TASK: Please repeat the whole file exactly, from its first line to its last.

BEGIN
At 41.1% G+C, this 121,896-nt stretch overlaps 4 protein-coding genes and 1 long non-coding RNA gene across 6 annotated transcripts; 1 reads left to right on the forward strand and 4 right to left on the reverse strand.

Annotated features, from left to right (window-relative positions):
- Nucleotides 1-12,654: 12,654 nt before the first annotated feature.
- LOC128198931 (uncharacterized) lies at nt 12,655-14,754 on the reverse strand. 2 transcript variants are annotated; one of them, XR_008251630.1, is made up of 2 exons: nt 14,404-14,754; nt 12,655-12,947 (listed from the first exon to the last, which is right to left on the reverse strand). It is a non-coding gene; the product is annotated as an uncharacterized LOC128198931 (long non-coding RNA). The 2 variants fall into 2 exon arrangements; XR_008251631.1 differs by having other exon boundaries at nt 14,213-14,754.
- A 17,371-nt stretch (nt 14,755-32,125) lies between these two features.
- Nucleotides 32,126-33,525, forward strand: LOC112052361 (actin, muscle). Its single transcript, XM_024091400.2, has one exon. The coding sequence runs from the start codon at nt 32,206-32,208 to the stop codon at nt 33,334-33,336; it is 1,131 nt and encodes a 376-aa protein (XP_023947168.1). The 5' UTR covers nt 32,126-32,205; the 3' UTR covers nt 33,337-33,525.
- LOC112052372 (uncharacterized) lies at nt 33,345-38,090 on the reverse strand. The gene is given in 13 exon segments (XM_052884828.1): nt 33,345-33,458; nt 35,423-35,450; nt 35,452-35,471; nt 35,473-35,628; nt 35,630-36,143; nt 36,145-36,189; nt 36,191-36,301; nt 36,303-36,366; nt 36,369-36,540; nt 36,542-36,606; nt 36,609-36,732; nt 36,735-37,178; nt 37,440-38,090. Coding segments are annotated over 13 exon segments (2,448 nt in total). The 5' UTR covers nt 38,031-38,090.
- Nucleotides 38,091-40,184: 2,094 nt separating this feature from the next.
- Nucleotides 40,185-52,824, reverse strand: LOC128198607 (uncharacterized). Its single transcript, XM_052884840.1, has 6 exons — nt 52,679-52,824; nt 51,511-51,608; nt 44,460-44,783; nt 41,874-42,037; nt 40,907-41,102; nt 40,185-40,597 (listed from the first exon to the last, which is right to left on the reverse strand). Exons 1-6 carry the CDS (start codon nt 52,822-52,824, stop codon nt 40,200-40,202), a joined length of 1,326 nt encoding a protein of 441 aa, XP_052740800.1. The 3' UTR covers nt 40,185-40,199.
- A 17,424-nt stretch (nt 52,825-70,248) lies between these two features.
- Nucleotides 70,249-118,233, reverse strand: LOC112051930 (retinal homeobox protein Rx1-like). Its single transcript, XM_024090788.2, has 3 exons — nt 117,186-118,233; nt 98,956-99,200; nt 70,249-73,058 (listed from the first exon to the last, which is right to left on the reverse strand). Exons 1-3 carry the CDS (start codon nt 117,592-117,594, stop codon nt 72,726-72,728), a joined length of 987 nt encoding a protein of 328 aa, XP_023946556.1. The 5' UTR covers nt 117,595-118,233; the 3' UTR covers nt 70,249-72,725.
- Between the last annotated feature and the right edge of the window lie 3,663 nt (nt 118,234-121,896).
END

At 41.1% G+C, this 121,896-nt stretch overlaps 4 protein-coding genes and 1 long non-coding RNA gene across 6 annotated transcripts; 1 reads left to right on the forward strand and 4 right to left on the reverse strand.

Annotated features, from left to right (window-relative positions):
- Nucleotides 1-12,654: 12,654 nt before the first annotated feature.
- LOC128198931 (uncharacterized) lies at nt 12,655-14,754 on the reverse strand. 2 transcript variants are annotated; one of them, XR_008251630.1, is made up of 2 exons: nt 14,404-14,754; nt 12,655-12,947 (listed from the first exon to the last, which is right to left on the reverse strand). It is a non-coding gene; the product is annotated as an uncharacterized LOC128198931 (long non-coding RNA). The 2 variants fall into 2 exon arrangements; XR_008251631.1 differs by having other exon boundaries at nt 14,213-14,754.
- A 17,371-nt stretch (nt 14,755-32,125) lies between these two features.
- Nucleotides 32,126-33,525, forward strand: LOC112052361 (actin, muscle). Its single transcript, XM_024091400.2, has one exon. The coding sequence runs from the start codon at nt 32,206-32,208 to the stop codon at nt 33,334-33,336; it is 1,131 nt and encodes a 376-aa protein (XP_023947168.1). The 5' UTR covers nt 32,126-32,205; the 3' UTR covers nt 33,337-33,525.
- LOC112052372 (uncharacterized) lies at nt 33,345-38,090 on the reverse strand. The gene is given in 13 exon segments (XM_052884828.1): nt 33,345-33,458; nt 35,423-35,450; nt 35,452-35,471; nt 35,473-35,628; nt 35,630-36,143; nt 36,145-36,189; nt 36,191-36,301; nt 36,303-36,366; nt 36,369-36,540; nt 36,542-36,606; nt 36,609-36,732; nt 36,735-37,178; nt 37,440-38,090. Coding segments are annotated over 13 exon segments (2,448 nt in total). The 5' UTR covers nt 38,031-38,090.
- Nucleotides 38,091-40,184: 2,094 nt separating this feature from the next.
- Nucleotides 40,185-52,824, reverse strand: LOC128198607 (uncharacterized). Its single transcript, XM_052884840.1, has 6 exons — nt 52,679-52,824; nt 51,511-51,608; nt 44,460-44,783; nt 41,874-42,037; nt 40,907-41,102; nt 40,185-40,597 (listed from the first exon to the last, which is right to left on the reverse strand). Exons 1-6 carry the CDS (start codon nt 52,822-52,824, stop codon nt 40,200-40,202), a joined length of 1,326 nt encoding a protein of 441 aa, XP_052740800.1. The 3' UTR covers nt 40,185-40,199.
- A 17,424-nt stretch (nt 52,825-70,248) lies between these two features.
- Nucleotides 70,249-118,233, reverse strand: LOC112051930 (retinal homeobox protein Rx1-like). Its single transcript, XM_024090788.2, has 3 exons — nt 117,186-118,233; nt 98,956-99,200; nt 70,249-73,058 (listed from the first exon to the last, which is right to left on the reverse strand). Exons 1-3 carry the CDS (start codon nt 117,592-117,594, stop codon nt 72,726-72,728), a joined length of 987 nt encoding a protein of 328 aa, XP_023946556.1. The 5' UTR covers nt 117,595-118,233; the 3' UTR covers nt 70,249-72,725.
- Between the last annotated feature and the right edge of the window lie 3,663 nt (nt 118,234-121,896).